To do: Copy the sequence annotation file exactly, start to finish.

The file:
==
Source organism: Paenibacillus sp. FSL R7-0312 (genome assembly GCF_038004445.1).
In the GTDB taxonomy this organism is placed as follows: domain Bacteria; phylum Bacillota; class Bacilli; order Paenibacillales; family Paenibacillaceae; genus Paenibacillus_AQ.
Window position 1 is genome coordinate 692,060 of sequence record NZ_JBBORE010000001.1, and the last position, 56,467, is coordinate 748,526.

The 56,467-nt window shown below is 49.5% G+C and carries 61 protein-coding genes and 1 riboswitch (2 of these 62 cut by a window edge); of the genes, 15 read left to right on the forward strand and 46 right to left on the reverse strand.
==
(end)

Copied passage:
Source organism: Paenibacillus sp. FSL R7-0312 (genome assembly GCF_038004445.1).
In the GTDB taxonomy this organism is placed as follows: domain Bacteria; phylum Bacillota; class Bacilli; order Paenibacillales; family Paenibacillaceae; genus Paenibacillus_AQ.
Window position 1 is genome coordinate 692,060 of sequence record NZ_JBBORE010000001.1, and the last position, 56,467, is coordinate 748,526.

The 56,467-nt window shown below is 49.5% G+C and carries 61 protein-coding genes and 1 riboswitch (2 of these 62 cut by a window edge); of the genes, 15 read left to right on the forward strand and 46 right to left on the reverse strand.